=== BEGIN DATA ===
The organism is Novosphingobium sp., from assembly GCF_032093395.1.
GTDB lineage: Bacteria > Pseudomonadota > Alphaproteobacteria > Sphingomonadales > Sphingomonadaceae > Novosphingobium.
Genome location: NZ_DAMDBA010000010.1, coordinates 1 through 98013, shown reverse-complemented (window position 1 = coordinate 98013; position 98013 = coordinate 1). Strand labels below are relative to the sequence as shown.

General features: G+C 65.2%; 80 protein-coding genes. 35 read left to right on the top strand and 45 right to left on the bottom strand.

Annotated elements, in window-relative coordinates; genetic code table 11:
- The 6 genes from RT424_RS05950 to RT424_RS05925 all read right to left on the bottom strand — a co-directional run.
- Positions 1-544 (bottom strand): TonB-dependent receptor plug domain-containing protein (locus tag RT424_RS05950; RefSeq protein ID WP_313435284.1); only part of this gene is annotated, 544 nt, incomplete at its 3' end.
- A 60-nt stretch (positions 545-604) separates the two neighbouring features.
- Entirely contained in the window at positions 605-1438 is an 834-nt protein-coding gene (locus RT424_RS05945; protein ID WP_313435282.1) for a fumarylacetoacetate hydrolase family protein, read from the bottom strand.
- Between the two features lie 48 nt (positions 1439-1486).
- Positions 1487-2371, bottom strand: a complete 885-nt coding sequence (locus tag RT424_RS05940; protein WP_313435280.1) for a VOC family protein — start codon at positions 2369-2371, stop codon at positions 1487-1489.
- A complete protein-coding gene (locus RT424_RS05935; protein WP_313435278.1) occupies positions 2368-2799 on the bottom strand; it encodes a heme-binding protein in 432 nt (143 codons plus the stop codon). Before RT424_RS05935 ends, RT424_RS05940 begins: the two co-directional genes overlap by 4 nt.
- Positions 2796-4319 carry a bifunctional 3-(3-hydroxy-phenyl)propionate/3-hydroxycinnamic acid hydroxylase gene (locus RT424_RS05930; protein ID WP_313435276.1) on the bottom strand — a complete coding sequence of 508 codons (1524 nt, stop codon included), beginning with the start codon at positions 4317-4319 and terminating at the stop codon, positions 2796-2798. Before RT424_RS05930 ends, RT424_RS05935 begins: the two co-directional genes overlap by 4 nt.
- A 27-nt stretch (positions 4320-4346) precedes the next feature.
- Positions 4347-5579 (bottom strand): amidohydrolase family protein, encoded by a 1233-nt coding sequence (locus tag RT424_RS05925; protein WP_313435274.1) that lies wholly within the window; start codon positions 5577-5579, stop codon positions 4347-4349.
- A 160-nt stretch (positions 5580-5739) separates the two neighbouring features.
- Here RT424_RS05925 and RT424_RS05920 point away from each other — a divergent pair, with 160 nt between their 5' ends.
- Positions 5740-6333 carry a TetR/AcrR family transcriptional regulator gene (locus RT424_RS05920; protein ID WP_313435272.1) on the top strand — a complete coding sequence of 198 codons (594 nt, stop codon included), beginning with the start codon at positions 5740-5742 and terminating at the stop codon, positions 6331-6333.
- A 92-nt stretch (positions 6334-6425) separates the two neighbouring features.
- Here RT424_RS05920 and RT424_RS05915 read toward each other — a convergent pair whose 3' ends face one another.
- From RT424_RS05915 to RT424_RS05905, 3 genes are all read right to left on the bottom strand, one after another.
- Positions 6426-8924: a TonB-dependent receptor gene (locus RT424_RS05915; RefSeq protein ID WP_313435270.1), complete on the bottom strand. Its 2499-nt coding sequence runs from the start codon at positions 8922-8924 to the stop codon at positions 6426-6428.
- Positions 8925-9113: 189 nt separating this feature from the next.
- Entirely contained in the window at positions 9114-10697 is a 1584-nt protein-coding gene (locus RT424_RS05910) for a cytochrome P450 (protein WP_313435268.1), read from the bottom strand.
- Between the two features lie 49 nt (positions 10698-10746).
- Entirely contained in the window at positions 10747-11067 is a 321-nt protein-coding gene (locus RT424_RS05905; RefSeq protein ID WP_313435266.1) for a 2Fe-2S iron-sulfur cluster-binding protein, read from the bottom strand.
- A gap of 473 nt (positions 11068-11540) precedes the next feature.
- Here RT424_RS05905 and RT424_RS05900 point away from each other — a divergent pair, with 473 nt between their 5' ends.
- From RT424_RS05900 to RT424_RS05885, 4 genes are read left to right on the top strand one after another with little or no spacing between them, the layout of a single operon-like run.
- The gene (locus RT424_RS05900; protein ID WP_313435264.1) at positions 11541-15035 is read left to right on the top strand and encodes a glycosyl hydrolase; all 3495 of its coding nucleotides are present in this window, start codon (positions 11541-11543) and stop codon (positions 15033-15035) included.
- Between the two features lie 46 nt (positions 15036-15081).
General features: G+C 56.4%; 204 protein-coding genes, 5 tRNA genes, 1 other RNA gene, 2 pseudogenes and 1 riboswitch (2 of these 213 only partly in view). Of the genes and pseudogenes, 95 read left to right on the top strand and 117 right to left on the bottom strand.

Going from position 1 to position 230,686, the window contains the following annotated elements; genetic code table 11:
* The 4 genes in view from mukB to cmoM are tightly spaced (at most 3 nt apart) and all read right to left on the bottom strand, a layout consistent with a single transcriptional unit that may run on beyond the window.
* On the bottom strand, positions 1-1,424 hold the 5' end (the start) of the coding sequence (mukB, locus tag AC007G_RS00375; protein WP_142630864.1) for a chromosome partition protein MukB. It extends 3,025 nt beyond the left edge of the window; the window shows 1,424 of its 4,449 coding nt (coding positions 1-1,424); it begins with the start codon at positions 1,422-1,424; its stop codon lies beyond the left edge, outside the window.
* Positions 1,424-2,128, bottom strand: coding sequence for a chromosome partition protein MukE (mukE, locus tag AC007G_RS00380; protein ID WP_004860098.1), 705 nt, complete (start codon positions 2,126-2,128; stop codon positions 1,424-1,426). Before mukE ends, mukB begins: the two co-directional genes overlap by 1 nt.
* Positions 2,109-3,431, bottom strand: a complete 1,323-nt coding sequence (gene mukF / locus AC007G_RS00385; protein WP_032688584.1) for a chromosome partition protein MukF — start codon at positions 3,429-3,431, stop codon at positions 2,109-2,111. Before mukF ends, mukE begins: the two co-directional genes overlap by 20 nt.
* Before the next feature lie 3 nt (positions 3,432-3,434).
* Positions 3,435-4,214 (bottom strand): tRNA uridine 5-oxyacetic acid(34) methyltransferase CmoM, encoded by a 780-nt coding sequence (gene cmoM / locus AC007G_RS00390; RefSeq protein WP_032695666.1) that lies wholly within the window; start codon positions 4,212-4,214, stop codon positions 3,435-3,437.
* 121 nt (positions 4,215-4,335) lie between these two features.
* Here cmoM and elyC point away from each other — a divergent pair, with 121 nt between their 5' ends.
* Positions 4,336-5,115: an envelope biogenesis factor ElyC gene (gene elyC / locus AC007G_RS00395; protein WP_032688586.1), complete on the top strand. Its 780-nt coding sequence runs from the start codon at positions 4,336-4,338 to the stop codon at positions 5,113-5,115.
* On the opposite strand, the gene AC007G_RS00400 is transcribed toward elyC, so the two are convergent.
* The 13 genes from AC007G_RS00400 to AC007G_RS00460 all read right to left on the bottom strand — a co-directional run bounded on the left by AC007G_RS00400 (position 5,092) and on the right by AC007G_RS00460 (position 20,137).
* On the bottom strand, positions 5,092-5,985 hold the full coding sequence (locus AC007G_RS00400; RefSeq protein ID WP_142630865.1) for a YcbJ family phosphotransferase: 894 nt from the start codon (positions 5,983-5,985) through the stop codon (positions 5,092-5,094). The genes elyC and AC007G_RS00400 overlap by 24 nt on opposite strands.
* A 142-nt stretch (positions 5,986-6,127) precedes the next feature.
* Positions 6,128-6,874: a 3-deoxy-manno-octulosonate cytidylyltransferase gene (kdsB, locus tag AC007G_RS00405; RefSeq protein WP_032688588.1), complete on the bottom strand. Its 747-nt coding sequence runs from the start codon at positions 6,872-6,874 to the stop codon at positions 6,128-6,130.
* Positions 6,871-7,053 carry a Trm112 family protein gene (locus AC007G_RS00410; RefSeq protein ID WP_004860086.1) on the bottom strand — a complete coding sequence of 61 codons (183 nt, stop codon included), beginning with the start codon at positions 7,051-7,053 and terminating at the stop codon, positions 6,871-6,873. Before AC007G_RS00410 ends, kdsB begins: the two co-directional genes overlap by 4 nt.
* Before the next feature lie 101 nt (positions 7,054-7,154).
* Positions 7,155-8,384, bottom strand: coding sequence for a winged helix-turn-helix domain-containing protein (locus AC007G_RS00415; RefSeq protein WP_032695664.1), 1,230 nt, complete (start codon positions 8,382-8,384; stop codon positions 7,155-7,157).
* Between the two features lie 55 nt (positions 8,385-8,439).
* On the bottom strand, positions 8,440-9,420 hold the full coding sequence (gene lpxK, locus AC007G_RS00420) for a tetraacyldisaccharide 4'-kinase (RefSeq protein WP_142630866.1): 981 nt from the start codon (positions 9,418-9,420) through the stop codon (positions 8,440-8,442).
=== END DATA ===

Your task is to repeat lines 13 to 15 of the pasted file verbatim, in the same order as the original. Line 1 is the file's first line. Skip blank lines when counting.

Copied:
- Positions 2796-4319 carry a bifunctional 3-(3-hydroxy-phenyl)propionate/3-hydroxycinnamic acid hydroxylase gene (locus RT424_RS05930; protein ID WP_313435276.1) on the bottom strand — a complete coding sequence of 508 codons (1524 nt, stop codon included), beginning with the start codon at positions 4317-4319 and terminating at the stop codon, positions 2796-2798. Before RT424_RS05930 ends, RT424_RS05935 begins: the two co-directional genes overlap by 4 nt.
- A 27-nt stretch (positions 4320-4346) precedes the next feature.
- Positions 4347-5579 (bottom strand): amidohydrolase family protein, encoded by a 1233-nt coding sequence (locus tag RT424_RS05925; protein WP_313435274.1) that lies wholly within the window; start codon positions 5577-5579, stop codon positions 4347-4349.